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I’m not exactly sure when or even why the tradition of race T-shirts began, but my guess is it was probably in the mid-70s when a bunch of skinny guys (it was always guys back then) would be standing around after a race, shivering in their wet stuff. That skinny guy would have been me.
As road races grew in stature and number, so did the prestige of having a finishers’ shirt. It was a badge of honor and it meant something. Back then, you had to finish most races to get a shirt which was incentive enough for plenty of people to start racing. Again, that would have been me.
One of my first road races as a full-fledged adult was the Mission Bay Half Marathon in San Diego and my primary reason to finish the darned thing was to just get the shirt. The race was pretty awful and consisted of multiple, mind-numbing loops around an island in the middle of Mission Bay, but the shirt was sweet.
Maybe I’m looking at this through the haze of many years of racing, but it seems to me that race shirts used to be highly coveted and near works of art. Back then, so many race shirts were so distinctive and beautifully designed that you wanted to keep and parade around town in it. If the shirt was good enough, you wanted to run the race time and time again just to get another shirt.
If the race was important or memorable enough to you (a PR, first marathon, age group win), you tended to keep the shirt in perpetuity. But as the years piled up, so did my race T-shirt pile. Eventually, my T-shirt collection became unmanageable and eventually I became a little discriminating in what I kept and what got tossed.
I’m not a collector by nature, but some of my treasured running shirts have survived down through the years. My oldest is the race shirt from National Running Week in 1978 which—for some reason I keep—even though I haven’t worn it this century. Another golden oldie is from the Pig Roast and Race in La Jolla in 1979 as well as the Palo Alto Great Race from the same year. Other favorites I never wear are a commemorative Sub-4 Track Club shirt from the 1980 Olympic Track Trial, the Runners Den 10-K in Phoenix in 1983 and the World Cross Country Champs in Auckland, New Zealand in 1988. Toss in a bunch of Austin Marathon shirts (1999 and 2004 are favorites) and I have a pretty hefty collection of shirts that rarely see daylight.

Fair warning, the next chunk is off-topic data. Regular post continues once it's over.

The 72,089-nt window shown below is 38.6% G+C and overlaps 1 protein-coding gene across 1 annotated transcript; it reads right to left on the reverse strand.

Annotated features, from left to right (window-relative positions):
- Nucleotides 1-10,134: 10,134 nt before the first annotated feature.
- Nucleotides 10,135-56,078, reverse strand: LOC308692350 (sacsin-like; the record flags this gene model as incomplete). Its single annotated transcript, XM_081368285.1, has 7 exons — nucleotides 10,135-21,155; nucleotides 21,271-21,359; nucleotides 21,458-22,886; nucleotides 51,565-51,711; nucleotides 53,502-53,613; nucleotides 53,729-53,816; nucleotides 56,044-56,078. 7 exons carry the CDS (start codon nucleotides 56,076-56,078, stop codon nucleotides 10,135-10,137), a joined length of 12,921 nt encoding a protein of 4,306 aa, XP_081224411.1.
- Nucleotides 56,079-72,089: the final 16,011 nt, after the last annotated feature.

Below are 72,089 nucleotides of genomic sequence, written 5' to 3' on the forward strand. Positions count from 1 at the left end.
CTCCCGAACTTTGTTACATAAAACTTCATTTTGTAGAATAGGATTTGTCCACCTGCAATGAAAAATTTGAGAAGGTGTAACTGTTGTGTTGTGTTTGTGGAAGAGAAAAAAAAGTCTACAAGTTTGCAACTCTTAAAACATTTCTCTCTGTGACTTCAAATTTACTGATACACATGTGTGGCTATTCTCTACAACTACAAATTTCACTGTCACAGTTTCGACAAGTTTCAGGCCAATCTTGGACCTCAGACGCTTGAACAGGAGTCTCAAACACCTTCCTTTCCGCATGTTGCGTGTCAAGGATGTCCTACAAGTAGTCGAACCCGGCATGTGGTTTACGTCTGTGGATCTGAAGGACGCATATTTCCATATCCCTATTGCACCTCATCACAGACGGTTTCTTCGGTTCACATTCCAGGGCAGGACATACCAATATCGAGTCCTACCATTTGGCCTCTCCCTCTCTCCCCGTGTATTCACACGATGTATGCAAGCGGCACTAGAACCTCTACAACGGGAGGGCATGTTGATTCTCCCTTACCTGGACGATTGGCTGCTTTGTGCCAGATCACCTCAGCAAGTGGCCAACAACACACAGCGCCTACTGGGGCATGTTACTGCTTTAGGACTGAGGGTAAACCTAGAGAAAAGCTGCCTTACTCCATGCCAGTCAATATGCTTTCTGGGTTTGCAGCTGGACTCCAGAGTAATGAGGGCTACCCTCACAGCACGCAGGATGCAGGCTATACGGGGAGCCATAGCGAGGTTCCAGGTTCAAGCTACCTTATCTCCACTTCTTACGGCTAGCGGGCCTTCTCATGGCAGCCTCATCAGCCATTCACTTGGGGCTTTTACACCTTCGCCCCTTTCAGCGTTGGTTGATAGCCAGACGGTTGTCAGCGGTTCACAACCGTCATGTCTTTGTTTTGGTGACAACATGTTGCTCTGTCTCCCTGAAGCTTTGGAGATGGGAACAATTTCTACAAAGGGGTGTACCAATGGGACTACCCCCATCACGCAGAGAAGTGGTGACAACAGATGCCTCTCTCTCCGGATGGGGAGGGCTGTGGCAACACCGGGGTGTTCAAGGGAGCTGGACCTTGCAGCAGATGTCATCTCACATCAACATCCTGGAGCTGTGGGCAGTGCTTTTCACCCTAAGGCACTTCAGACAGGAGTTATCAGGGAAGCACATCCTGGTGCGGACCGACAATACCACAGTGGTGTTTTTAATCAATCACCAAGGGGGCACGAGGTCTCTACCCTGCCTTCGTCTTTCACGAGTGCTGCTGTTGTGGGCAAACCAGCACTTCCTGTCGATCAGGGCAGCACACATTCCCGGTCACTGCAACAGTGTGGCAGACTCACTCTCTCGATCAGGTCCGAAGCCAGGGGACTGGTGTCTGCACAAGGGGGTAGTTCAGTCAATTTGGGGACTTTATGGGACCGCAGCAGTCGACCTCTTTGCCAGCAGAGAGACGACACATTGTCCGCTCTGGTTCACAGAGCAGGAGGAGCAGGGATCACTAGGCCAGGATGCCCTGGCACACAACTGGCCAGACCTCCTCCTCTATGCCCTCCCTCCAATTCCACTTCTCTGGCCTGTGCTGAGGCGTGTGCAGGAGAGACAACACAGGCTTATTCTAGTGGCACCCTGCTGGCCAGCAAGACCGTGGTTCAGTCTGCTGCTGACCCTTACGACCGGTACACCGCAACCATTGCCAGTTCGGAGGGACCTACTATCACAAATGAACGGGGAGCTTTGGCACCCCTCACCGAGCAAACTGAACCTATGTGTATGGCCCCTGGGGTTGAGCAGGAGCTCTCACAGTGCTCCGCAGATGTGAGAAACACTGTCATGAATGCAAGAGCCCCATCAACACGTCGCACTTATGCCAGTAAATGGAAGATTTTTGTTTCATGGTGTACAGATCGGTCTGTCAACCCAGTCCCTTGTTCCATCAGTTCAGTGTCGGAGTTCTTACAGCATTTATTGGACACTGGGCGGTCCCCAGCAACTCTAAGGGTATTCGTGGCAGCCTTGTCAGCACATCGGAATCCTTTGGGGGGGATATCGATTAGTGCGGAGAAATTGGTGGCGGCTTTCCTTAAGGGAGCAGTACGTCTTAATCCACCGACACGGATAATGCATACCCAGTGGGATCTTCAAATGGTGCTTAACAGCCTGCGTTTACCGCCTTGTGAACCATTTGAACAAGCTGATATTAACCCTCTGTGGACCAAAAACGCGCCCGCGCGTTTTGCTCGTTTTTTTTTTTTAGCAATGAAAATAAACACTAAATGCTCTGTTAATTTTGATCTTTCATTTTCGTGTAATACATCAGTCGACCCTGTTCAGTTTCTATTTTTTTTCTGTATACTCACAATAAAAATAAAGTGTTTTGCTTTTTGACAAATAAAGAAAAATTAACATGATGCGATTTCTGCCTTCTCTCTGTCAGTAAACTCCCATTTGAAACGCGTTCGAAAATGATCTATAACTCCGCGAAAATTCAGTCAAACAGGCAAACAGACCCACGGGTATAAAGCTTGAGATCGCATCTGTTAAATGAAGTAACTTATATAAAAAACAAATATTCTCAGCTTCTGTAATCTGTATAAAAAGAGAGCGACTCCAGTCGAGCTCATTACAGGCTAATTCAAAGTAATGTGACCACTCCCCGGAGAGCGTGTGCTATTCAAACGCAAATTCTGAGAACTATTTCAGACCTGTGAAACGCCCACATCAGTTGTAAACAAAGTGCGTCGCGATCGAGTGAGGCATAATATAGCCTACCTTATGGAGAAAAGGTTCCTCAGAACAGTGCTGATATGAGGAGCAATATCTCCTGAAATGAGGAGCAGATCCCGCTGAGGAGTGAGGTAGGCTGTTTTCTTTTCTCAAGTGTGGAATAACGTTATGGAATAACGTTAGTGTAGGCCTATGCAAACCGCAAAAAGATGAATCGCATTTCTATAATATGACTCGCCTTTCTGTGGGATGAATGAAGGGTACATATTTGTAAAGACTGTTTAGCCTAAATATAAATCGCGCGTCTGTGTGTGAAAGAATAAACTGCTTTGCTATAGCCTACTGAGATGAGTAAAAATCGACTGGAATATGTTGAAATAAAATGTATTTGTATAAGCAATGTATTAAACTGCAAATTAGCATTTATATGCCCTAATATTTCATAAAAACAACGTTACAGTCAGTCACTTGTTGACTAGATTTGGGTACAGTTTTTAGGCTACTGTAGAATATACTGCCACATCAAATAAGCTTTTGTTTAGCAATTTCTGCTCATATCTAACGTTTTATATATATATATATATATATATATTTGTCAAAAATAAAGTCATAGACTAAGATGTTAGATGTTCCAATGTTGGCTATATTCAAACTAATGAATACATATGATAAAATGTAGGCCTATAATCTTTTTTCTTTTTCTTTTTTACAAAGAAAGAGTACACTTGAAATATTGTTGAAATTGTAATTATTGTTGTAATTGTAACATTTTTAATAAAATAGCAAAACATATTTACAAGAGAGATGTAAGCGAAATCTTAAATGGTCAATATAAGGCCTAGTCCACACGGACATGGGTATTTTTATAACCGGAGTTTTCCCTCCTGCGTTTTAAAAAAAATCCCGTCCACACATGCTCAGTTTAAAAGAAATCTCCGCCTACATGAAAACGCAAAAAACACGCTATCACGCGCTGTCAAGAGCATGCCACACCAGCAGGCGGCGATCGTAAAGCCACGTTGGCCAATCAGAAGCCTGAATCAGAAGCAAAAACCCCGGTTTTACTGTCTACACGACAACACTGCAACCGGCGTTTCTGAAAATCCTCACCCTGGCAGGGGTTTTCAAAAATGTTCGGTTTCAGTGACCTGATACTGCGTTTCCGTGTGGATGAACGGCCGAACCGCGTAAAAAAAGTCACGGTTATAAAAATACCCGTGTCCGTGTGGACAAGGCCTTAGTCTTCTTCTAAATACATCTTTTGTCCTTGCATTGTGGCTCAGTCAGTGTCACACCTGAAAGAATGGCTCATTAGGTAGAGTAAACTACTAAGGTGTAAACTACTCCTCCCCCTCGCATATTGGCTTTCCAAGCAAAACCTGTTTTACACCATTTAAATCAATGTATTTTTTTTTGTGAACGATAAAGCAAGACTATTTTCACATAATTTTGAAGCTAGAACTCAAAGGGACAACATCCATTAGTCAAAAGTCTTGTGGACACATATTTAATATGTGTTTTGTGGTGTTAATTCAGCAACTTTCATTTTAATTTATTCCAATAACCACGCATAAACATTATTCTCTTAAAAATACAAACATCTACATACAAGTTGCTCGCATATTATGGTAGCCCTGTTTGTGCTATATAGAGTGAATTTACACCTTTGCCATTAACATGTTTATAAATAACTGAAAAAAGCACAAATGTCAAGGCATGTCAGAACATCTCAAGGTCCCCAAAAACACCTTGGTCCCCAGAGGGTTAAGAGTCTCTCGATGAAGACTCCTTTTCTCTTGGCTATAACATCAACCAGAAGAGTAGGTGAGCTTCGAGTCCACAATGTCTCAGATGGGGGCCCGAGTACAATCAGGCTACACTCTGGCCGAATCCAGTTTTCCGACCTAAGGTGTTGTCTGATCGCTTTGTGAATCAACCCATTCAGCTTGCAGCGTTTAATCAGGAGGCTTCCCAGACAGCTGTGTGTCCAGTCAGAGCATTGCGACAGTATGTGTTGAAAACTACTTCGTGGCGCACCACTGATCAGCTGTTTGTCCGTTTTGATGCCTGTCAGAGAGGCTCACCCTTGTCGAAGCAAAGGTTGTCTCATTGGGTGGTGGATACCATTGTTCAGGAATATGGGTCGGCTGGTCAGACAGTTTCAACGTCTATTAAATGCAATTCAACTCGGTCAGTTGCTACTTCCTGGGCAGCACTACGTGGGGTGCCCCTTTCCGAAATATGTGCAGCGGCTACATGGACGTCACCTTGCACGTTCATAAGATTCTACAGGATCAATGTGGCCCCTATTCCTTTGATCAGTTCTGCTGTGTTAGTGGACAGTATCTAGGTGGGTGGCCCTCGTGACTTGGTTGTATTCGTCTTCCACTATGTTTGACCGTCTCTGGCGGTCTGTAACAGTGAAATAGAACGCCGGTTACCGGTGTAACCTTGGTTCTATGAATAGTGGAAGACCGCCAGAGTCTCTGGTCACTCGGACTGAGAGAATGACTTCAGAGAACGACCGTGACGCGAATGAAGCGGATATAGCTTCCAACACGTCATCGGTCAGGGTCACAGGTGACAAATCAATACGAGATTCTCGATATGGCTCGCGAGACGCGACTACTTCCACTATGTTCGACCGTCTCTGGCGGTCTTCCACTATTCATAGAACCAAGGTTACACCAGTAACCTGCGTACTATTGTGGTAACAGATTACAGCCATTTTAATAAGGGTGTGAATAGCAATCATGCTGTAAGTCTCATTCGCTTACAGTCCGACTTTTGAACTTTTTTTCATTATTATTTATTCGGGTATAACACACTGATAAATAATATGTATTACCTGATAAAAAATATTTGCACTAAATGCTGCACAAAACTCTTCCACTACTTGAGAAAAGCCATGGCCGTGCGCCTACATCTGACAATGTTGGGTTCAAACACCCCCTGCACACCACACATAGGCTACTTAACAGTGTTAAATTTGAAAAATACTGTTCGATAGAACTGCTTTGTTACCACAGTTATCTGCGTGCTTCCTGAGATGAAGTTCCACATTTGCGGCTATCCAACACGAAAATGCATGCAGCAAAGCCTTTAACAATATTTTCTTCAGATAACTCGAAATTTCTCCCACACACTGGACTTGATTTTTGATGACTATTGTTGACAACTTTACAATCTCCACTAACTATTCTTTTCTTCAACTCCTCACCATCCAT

Strangely enough, I do wear race shirts from now defunct Austin races such as the Motive Bison Half Marathon (beautiful shirt, great race), CSC Spot Run, Bagelfest, Toughest Race in Texas, Shoes for Austin, IBM, News 8, Pervasive 10-Miler, Congress Avenue Mile and, of course, Chuy’s. All those shirts are special and I like to think helps keep the spirit of those races alive.
Ironically, as the entry fees for races have climbed, the quality of the race shirt has plummeted. The demand for the race shirts is still there, but they are either the same design year after year or the shirts are so crammed with sponsor logos, they look like a billboard.
Something else: The bigger, the more expensive the race, the lousier the shirts usually are. The three biggest culprits are the three most prestigious marathons—Chicago, New York City and Boston. Every year, all three race shirts are generic nothingness that you wear for a week or two after the race and then toss.
Boston’s was always the simplest: A boring white long-sleeve with one small logo, commemorating the race. Boston’s more contemporary shirts aren’t bad, but Boston was the first to discover that a cruddy race shirt meant that runners would spend plenty of money at the race expo to get a much more attractive shirt or jacket which did an infinitely better job of commemorating the race. (Know anyone who has run Boston who hasn’t bought a race jacket? Didn’t think so.)
Other major races in the country quickly picked up on this disheartening trend and followed suit. The best/worst example is the Rock ‘n’ Roll series that owns and produces world wide marathons and half marathons, including San Antonio and Dallas.
I haven’t run every Rock ‘n’ Roll race, but I’ve run enough to know its generic shirts also suck—by design. That way after picking up your race packet and glancing at the boring race shirt, you are immediately herded into a race store in the expo where you can buy nicer Rock ‘n’ Roll race shirts, jackets, coffee cups and just about everything else under the sun. Then, immediately after finishing the race, you are given yet another opportunity to buy something special. Kinda like Disneyworld.
At least, here in the ATX we have some vestige of race shirt integrity. Just like most everybody else, my favorites always include 3M, Austin Marathon and Run for the Water. Some of the other perennials such as Decker, Thundercloud Turkey Trot and Cap 10,000 have lost a little creativity over the years, but are also still keepers.